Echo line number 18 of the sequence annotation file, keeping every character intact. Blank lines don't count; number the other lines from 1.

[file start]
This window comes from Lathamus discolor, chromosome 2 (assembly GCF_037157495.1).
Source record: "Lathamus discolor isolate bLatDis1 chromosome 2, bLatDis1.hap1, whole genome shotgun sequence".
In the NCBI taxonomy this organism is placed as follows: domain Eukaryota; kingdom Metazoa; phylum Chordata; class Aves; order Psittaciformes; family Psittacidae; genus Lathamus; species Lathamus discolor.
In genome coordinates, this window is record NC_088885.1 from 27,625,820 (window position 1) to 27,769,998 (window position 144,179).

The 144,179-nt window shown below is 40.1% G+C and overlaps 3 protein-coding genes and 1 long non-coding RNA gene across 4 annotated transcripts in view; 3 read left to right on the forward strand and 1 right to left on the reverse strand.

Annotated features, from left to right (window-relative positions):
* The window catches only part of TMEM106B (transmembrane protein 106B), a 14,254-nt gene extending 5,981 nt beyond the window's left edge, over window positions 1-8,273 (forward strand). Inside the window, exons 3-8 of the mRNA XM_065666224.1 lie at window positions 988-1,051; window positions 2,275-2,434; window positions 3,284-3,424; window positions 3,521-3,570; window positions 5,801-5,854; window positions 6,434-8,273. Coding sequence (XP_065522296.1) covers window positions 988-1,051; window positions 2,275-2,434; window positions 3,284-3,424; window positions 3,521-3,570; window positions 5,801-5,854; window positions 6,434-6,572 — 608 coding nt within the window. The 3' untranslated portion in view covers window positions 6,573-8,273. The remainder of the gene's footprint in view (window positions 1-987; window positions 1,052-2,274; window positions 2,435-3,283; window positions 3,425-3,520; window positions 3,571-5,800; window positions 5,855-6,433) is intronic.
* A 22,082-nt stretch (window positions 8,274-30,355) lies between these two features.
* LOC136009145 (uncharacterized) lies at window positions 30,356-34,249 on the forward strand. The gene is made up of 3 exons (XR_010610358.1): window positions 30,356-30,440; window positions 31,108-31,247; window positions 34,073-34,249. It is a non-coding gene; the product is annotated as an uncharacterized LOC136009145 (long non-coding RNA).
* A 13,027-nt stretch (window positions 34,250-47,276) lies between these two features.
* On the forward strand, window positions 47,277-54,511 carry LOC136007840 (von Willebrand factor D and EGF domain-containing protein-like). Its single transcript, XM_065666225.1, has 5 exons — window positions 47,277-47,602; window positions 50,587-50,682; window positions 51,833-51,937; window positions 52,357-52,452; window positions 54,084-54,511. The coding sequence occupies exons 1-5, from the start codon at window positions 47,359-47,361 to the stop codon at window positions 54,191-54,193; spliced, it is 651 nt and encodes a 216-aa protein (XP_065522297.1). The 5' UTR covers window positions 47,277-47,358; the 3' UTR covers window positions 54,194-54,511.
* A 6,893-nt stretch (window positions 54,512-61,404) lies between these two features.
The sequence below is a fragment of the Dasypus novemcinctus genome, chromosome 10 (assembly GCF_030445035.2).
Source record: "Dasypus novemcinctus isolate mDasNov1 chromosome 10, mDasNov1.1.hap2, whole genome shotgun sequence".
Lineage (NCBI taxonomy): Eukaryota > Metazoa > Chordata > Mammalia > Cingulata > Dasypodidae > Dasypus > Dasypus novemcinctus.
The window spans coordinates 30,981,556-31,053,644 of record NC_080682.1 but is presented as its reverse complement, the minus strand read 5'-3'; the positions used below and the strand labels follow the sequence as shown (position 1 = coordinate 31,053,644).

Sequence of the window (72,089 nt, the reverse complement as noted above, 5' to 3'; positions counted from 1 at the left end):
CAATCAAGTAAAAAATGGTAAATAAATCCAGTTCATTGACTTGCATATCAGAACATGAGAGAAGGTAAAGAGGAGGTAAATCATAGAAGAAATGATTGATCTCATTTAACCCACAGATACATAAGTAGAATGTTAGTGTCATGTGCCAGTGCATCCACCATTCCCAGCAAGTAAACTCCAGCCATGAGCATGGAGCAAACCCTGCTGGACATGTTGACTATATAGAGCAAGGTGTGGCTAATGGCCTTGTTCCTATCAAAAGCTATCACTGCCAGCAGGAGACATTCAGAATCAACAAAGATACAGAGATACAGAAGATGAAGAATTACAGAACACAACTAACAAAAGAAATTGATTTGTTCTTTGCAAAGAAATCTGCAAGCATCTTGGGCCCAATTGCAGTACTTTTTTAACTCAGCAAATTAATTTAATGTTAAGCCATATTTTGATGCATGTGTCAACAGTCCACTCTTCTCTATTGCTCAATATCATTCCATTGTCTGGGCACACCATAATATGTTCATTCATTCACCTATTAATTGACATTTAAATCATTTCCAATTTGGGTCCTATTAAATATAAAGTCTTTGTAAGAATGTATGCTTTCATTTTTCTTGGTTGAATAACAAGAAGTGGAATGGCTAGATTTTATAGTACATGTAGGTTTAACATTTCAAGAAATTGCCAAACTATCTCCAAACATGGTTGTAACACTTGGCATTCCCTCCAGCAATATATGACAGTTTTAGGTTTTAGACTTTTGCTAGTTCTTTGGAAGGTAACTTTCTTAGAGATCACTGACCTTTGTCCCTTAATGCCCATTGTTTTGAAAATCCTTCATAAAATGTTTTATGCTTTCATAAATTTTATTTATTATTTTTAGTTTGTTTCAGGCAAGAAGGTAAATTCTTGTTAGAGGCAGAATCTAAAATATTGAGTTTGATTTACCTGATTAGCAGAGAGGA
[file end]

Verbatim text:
CAATCAAGTAAAAAATGGTAAATAAATCCAGTTCATTGACTTGCATATCAGAACATGAGAGAAGGTAAAGAGGAGGTAAATCATAGAAGAAATGATTGATCTCATTTAACCCACAGATACATAAGTAGAATGTTAGTGTCATGTGCCAGTGCATCCACCATTCCCAGCAAGTAAACTCCAGCCATGAGCATGGAGCAAACCCTGCTGGACATGTTGACTATATAGAGCAAGGTGTGGCTAATGGCCTTGTTCCTATCAAAAGCTATCACTGCCAGCAGGAGACATTCAGAATCAACAAAGATACAGAGATACAGAAGATGAAGAATTACAGAACACAACTAACAAAAGAAATTGATTTGTTCTTTGCAAAGAAATCTGCAAGCATCTTGGGCCCAATTGCAGTACTTTTTTAACTCAGCAAATTAATTTAATGTTAAGCCATATTTTGATGCATGTGTCAACAGTCCACTCTTCTCTATTGCTCAATATCATTCCATTGTCTGGGCACACCATAATATGTTCATTCATTCACCTATTAATTGACATTTAAATCATTTCCAATTTGGGTCCTATTAAATATAAAGTCTTTGTAAGAATGTATGCTTTCATTTTTCTTGGTTGAATAACAAGAAGTGGAATGGCTAGATTTTATAGTACATGTAGGTTTAACATTTCAAGAAATTGCCAAACTATCTCCAAACATGGTTGTAACACTTGGCATTCCCTCCAGCAATATATGACAGTTTTAGGTTTTAGACTTTTGCTAGTTCTTTGGAAGGTAACTTTCTTAGAGATCACTGACCTTTGTCCCTTAATGCCCATTGTTTTGAAAATCCTTCATAAAATGTTTTATGCTTTCATAAATTTTATTTATTATTTTTAGTTTGTTTCAGGCAAGAAGGTAAATTCTTGTTAGAGGCAGAATCTAAAATATTGAGTTTGATTTACCTGATTAGCAGAGAGGA